It does not take accounting or civil engineering expertise to understand that if Rs 2,700 crore is earmarked for Mumbai’s roads and bridges, why is the problem of potholes still persistent?

The COVID-19 pandemic has also highlighted the gaps in BMC’s healthcare funding. An examination of BMC’s recent budgets by the Observer Research Foundation found that “there were minor changes in revenue and capital expenditures related to public health facilities”. The report notes that despite an increase in the demand for facilities since 2018-19, “almost the
same percentage of financing has been allotted, leading to severe shortfalls in provision (as exposed during the COVID-19 crisis)”. From 2014-15 to 2016-17, around 34% of the Health budget remained unutilised, according to Praja. Other departments are similar. Despite Mumbai’s annual flooding crisis, “48% of Budget Estimates of the Storm Water Drainage budget” was unutilised in 2015-16.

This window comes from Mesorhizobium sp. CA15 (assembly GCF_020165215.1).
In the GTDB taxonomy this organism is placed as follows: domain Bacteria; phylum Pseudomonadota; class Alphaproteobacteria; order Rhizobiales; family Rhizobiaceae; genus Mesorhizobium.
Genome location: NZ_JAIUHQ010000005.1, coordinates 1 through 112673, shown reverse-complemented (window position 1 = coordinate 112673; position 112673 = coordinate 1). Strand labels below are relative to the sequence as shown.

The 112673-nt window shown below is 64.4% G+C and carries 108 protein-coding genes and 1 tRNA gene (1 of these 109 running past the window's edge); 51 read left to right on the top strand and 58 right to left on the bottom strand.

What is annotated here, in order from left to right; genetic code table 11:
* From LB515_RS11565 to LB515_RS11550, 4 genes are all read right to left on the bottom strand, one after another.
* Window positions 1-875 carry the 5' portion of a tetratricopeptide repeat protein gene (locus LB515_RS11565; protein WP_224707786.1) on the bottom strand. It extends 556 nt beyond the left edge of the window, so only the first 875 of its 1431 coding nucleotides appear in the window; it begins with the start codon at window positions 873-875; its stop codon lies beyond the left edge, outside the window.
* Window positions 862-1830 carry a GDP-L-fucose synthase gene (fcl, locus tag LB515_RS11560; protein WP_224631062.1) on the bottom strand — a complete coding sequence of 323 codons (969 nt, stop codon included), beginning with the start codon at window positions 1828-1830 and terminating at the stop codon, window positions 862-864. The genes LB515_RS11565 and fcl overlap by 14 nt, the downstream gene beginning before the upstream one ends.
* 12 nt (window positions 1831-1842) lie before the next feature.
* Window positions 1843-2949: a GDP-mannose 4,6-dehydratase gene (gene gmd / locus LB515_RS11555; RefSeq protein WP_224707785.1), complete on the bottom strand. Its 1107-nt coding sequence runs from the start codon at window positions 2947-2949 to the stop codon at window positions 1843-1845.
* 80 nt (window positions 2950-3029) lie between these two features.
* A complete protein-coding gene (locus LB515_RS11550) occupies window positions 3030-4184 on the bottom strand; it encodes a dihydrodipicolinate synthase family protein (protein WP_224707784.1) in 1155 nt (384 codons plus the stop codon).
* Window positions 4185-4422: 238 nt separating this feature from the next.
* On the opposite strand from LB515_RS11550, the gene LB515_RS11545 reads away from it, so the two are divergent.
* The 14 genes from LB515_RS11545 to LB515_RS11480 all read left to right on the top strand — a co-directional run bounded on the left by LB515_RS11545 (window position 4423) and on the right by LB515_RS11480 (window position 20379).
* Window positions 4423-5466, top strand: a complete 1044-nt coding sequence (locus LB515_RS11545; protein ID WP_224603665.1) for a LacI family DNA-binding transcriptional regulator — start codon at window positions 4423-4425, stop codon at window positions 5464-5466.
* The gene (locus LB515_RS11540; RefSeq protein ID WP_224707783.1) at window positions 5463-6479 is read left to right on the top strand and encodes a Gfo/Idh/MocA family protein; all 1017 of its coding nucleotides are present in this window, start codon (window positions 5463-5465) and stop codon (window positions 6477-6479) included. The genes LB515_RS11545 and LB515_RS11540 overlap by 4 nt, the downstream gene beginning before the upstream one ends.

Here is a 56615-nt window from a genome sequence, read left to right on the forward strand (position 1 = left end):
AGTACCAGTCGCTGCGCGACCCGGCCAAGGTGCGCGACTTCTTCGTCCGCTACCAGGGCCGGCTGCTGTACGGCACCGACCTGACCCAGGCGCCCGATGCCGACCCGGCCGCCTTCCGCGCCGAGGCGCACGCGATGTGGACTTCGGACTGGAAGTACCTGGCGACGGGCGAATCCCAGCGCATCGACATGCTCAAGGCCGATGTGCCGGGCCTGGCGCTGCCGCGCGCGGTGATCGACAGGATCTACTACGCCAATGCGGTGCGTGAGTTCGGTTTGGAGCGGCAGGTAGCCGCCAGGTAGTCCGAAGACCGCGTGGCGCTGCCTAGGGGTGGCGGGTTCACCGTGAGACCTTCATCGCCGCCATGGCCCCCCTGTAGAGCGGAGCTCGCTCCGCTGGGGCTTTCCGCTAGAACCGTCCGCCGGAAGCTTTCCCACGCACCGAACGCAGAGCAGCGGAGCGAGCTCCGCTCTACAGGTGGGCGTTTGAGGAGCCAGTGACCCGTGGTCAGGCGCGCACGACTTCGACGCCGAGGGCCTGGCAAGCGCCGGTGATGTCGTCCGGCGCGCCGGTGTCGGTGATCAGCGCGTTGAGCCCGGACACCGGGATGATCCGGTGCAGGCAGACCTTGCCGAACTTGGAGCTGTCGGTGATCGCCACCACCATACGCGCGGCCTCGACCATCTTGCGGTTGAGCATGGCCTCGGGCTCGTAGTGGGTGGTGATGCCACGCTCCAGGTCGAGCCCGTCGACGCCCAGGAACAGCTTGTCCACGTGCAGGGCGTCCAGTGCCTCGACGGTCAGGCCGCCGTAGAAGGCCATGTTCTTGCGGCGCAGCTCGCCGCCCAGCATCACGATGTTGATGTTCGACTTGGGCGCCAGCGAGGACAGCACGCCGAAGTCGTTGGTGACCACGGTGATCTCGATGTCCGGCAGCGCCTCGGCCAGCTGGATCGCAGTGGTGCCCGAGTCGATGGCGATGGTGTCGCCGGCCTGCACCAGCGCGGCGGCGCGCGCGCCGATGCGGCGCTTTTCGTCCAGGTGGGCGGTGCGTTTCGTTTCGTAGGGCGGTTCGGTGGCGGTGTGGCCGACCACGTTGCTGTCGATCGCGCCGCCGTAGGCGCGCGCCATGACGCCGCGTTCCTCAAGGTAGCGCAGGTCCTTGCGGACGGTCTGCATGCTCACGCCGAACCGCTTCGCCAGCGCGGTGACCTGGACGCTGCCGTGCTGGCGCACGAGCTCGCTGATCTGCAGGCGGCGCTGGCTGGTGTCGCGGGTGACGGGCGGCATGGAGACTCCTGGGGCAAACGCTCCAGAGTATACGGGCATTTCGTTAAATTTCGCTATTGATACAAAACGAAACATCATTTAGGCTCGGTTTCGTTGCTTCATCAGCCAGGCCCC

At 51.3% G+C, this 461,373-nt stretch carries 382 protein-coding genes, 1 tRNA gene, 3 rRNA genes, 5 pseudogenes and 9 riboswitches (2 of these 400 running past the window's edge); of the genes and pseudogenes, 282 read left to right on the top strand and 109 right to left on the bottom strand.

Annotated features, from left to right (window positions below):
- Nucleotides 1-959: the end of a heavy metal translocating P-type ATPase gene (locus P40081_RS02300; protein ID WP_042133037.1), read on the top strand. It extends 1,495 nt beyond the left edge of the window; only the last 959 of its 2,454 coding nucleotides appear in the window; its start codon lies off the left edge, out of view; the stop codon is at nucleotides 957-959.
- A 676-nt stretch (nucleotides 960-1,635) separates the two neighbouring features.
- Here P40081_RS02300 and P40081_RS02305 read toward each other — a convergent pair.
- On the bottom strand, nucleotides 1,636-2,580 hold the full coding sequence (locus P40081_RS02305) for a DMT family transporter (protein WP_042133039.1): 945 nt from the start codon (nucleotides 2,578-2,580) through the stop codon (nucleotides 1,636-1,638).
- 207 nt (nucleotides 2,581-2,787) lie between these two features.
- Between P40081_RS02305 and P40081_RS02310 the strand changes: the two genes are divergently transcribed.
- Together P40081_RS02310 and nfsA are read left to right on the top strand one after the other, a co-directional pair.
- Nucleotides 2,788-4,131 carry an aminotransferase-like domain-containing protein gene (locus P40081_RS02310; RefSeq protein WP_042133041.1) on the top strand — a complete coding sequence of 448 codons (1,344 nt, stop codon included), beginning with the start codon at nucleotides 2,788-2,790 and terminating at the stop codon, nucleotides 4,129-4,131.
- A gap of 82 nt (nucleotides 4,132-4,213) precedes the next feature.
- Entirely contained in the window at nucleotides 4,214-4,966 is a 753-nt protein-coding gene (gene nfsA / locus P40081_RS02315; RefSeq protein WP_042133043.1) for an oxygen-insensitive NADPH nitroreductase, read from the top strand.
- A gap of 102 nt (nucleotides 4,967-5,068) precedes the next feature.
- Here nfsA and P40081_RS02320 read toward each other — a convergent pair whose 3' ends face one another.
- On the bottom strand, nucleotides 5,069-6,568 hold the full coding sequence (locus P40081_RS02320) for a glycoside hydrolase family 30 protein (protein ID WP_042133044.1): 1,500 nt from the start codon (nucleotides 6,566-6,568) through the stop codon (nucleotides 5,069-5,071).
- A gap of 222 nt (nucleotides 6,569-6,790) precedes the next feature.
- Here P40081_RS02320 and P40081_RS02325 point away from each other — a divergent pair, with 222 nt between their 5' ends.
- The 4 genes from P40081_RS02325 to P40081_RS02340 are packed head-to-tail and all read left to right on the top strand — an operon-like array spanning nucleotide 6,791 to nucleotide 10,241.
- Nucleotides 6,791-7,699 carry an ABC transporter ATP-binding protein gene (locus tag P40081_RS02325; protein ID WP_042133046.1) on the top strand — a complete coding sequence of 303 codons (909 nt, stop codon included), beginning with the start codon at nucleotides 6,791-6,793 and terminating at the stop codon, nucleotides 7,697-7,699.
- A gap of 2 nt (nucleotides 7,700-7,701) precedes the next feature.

Last year, BMC significantly increased its education budget from Rs 2,733 crore the previous year to Rs 2,944.59 crore. But enrollment in BMC schools has been falling. 257 BMC schools have shut down in the last decade until 2018-19, including 41 in 2019-20, according to Praja.

Read more: Mapping floods: is Mumbai at the risk of being submerged?

No citizen feedback

A well-known antidote to the traditional form of budgeting is the idea of participatory budgeting which empowers citizens to deliberate and discuss civic works and public expenditure. The Pune Municipal Corporation invites suggestions from citizens on civic works they would like to see included in the budget. Citizens can fill an online form to submit their suggestions. Both the citizens’ response to participatory budgeting and the municipal corporation’s sanction of funds has been increasing over the past few years.

There is no participatory budgeting in Mumbai and no simplified and accessible provisions to nudge people to take ownership of their neighbourhoods and demand improvements.

*All charts from BMC’s budget document.